He made the argument more fully last week, in the November 11th episode (if you can find that), where he said:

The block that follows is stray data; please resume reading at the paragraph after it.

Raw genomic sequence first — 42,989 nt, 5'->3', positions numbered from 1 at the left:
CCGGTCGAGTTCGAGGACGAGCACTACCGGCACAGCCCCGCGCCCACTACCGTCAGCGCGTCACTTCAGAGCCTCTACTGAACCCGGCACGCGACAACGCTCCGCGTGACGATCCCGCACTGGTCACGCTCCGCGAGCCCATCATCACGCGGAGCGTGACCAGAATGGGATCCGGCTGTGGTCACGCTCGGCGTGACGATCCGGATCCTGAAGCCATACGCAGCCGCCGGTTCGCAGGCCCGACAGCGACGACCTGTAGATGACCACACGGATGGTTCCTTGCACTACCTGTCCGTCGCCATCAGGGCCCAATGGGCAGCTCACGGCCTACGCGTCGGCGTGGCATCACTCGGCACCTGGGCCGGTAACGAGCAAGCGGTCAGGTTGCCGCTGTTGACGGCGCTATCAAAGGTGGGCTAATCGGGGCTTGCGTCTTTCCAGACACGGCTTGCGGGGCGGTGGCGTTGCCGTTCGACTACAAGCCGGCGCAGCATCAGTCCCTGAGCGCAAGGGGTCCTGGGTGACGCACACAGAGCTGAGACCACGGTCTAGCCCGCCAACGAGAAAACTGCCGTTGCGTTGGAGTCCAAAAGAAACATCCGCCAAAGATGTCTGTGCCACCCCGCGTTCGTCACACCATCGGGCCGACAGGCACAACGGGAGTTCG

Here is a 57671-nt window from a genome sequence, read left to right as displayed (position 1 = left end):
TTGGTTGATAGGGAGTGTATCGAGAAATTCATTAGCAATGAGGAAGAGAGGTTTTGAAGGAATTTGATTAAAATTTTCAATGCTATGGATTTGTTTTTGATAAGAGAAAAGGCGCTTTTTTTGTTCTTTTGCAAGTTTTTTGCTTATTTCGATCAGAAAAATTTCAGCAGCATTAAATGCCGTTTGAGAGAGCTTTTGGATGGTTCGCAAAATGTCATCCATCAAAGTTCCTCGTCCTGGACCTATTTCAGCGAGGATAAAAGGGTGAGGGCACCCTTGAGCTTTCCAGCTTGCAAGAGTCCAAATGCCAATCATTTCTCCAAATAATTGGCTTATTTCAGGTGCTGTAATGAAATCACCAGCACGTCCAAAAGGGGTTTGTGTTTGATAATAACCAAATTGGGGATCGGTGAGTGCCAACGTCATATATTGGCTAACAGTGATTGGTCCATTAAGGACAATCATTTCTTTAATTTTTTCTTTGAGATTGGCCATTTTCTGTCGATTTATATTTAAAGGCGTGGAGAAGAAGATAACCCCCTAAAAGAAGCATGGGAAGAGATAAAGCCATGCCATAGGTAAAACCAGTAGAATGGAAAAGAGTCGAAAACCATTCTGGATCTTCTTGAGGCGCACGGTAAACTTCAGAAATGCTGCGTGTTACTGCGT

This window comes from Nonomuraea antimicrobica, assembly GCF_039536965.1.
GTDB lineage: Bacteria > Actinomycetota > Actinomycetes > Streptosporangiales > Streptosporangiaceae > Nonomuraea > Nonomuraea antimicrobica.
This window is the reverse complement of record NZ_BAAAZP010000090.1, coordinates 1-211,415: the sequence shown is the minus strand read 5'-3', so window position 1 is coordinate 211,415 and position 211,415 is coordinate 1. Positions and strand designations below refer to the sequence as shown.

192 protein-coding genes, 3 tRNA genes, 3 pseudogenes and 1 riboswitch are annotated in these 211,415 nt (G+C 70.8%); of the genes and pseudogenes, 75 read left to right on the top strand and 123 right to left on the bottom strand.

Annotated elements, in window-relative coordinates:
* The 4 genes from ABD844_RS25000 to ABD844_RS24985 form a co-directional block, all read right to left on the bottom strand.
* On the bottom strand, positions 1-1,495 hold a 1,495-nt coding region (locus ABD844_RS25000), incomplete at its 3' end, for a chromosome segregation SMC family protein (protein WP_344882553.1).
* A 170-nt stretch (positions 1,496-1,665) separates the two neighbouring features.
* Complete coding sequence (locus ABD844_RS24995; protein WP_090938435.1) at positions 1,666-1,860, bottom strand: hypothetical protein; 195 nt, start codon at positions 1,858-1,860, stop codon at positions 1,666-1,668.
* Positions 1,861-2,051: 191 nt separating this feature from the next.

When I watch Borat, okay, it was alright and funny. But he’s an incredible performer. One of the greatest actors ever seen, Sacha Baron Cohen. And deeply, deeply funny. And I’ve heard from Trey & Matt, the South Park guys, (they know him) that he’s a wonderful guy. All that…. And I heard his new show is fabulous. But… he went on and said that the Borat movie showed how much anti-Semitism there was in the US, because people went along with him saying all these things. And I just don’t think it shows that.I think it shows that people are kind — especially to someone who seems awkward and out of place. And they will say most anything to make them comfortable. And right when all the Ali G and Borat stuff was happening on HBO. Right during that, there were these two girls, they were 16 or something, from Japan. And there was a show, we were told, that they had won. And their big win was that they were able to meet any celebrities in the world that they wanted to meet. And they chose Penn & Teller! So there were these 16-year-old fans of Penn & Teller from Japan, and were flown over by this TV company. And we’re backstage in the monkey room, in the green room, and there are TV cameras set up. And, one person kinda sorta speaks English. Everyone speaks more English than I speak Japanese, but they’re not fluent. And the two girls speak very, very, very small amounts of English. And they’re doing an interview with us, and spending time with us, and having us hold up fans and put on hats that are Japanese, but it would all feel racially insensitive if we were just doing it. But these two Japanese girls were telling us to do this. And there’s cameras rolling. And there are producers. And they’re saying “hold up the fan and bow and say this” and it seemed a little bit burlesque-y as to the Japanese culture, but we were being led by people from Japan… Then on stage they had us come out with our fans and got a shot of it, and had us saying stuff in Japanese. And they were asking interview questions that did not make any sense. And sometimes they were saying things that I think were the opposite of what they meant. And I was answering and going along with them and doing the best job I could to go along with them and make them feel comfortable. And while I was doing that, I kept thinking about Borat and Ali G and how if he came in to do an interview with us, I would do it exactly like those people he’s lampooning. So I think the stuff he’s doing is brilliantly funny. What he’s demonstrating is not that people are willing to say something that’s anti-Semitic, but that they’re willing to bend over backwards to make someone comfortable.